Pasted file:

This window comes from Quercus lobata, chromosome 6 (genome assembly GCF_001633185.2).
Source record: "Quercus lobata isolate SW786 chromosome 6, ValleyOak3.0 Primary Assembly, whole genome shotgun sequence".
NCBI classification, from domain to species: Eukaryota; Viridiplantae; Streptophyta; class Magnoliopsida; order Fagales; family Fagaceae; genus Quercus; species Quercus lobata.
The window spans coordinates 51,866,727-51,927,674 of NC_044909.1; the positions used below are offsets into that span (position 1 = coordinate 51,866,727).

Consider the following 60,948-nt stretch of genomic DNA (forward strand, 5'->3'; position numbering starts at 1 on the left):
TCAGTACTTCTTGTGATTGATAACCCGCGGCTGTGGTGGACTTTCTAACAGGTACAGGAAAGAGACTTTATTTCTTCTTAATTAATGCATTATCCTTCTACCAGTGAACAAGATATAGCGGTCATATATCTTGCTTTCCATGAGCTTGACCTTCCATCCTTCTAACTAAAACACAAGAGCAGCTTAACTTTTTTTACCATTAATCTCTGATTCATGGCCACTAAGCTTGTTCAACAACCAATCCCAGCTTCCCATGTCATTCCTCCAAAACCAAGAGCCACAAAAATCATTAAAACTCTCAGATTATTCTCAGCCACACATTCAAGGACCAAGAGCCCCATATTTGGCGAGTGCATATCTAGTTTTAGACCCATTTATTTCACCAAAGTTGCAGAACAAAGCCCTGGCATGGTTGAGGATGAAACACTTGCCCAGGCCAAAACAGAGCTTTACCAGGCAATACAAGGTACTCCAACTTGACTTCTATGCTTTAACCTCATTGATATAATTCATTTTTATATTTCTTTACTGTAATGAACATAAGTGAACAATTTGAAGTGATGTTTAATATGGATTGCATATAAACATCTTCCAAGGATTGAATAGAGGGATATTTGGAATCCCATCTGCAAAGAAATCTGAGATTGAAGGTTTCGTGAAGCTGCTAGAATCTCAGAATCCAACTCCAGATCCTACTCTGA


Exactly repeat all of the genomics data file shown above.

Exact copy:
This window comes from Quercus lobata, chromosome 6 (genome assembly GCF_001633185.2).
Source record: "Quercus lobata isolate SW786 chromosome 6, ValleyOak3.0 Primary Assembly, whole genome shotgun sequence".
NCBI classification, from domain to species: Eukaryota; Viridiplantae; Streptophyta; class Magnoliopsida; order Fagales; family Fagaceae; genus Quercus; species Quercus lobata.
The window spans coordinates 51,866,727-51,927,674 of NC_044909.1; the positions used below are offsets into that span (position 1 = coordinate 51,866,727).

Consider the following 60,948-nt stretch of genomic DNA (forward strand, 5'->3'; position numbering starts at 1 on the left):
TCAGTACTTCTTGTGATTGATAACCCGCGGCTGTGGTGGACTTTCTAACAGGTACAGGAAAGAGACTTTATTTCTTCTTAATTAATGCATTATCCTTCTACCAGTGAACAAGATATAGCGGTCATATATCTTGCTTTCCATGAGCTTGACCTTCCATCCTTCTAACTAAAACACAAGAGCAGCTTAACTTTTTTTACCATTAATCTCTGATTCATGGCCACTAAGCTTGTTCAACAACCAATCCCAGCTTCCCATGTCATTCCTCCAAAACCAAGAGCCACAAAAATCATTAAAACTCTCAGATTATTCTCAGCCACACATTCAAGGACCAAGAGCCCCATATTTGGCGAGTGCATATCTAGTTTTAGACCCATTTATTTCACCAAAGTTGCAGAACAAAGCCCTGGCATGGTTGAGGATGAAACACTTGCCCAGGCCAAAACAGAGCTTTACCAGGCAATACAAGGTACTCCAACTTGACTTCTATGCTTTAACCTCATTGATATAATTCATTTTTATATTTCTTTACTGTAATGAACATAAGTGAACAATTTGAAGTGATGTTTAATATGGATTGCATATAAACATCTTCCAAGGATTGAATAGAGGGATATTTGGAATCCCATCTGCAAAGAAATCTGAGATTGAAGGTTTCGTGAAGCTGCTAGAATCTCAGAATCCAACTCCAGATCCTACTCTGA